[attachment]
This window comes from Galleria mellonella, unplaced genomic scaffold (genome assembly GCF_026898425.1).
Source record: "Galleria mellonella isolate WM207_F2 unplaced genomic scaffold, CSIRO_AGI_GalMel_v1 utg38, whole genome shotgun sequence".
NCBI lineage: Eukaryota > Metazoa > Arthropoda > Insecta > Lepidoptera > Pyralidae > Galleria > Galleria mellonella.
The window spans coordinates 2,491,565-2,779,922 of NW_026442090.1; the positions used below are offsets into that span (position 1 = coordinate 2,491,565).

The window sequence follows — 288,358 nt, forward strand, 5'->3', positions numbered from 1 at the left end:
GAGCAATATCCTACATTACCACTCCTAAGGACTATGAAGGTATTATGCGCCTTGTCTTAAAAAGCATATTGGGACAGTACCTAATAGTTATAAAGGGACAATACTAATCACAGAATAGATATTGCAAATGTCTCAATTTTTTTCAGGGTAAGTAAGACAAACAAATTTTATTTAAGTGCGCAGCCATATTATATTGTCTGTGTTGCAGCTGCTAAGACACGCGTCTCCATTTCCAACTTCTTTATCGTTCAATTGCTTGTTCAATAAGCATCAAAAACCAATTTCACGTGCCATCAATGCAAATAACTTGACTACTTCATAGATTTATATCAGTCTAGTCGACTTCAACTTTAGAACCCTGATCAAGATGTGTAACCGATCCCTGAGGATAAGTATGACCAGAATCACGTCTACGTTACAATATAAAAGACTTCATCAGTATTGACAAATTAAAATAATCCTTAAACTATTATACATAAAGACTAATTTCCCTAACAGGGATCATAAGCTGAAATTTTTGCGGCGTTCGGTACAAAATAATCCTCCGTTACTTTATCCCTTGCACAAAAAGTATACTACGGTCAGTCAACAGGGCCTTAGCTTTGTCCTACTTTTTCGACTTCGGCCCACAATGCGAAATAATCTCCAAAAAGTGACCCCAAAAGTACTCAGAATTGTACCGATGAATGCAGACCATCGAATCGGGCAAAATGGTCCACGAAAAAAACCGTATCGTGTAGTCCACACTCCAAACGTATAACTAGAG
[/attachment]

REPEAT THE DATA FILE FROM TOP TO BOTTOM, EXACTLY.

This window comes from Galleria mellonella, unplaced genomic scaffold (genome assembly GCF_026898425.1).
Source record: "Galleria mellonella isolate WM207_F2 unplaced genomic scaffold, CSIRO_AGI_GalMel_v1 utg38, whole genome shotgun sequence".
NCBI lineage: Eukaryota > Metazoa > Arthropoda > Insecta > Lepidoptera > Pyralidae > Galleria > Galleria mellonella.
The window spans coordinates 2,491,565-2,779,922 of NW_026442090.1; the positions used below are offsets into that span (position 1 = coordinate 2,491,565).

The window sequence follows — 288,358 nt, forward strand, 5'->3', positions numbered from 1 at the left end:
GAGCAATATCCTACATTACCACTCCTAAGGACTATGAAGGTATTATGCGCCTTGTCTTAAAAAGCATATTGGGACAGTACCTAATAGTTATAAAGGGACAATACTAATCACAGAATAGATATTGCAAATGTCTCAATTTTTTTCAGGGTAAGTAAGACAAACAAATTTTATTTAAGTGCGCAGCCATATTATATTGTCTGTGTTGCAGCTGCTAAGACACGCGTCTCCATTTCCAACTTCTTTATCGTTCAATTGCTTGTTCAATAAGCATCAAAAACCAATTTCACGTGCCATCAATGCAAATAACTTGACTACTTCATAGATTTATATCAGTCTAGTCGACTTCAACTTTAGAACCCTGATCAAGATGTGTAACCGATCCCTGAGGATAAGTATGACCAGAATCACGTCTACGTTACAATATAAAAGACTTCATCAGTATTGACAAATTAAAATAATCCTTAAACTATTATACATAAAGACTAATTTCCCTAACAGGGATCATAAGCTGAAATTTTTGCGGCGTTCGGTACAAAATAATCCTCCGTTACTTTATCCCTTGCACAAAAAGTATACTACGGTCAGTCAACAGGGCCTTAGCTTTGTCCTACTTTTTCGACTTCGGCCCACAATGCGAAATAATCTCCAAAAAGTGACCCCAAAAGTACTCAGAATTGTACCGATGAATGCAGACCATCGAATCGGGCAAAATGGTCCACGAAAAAAACCGTATCGTGTAGTCCACACTCCAAACGTATAACTAGAG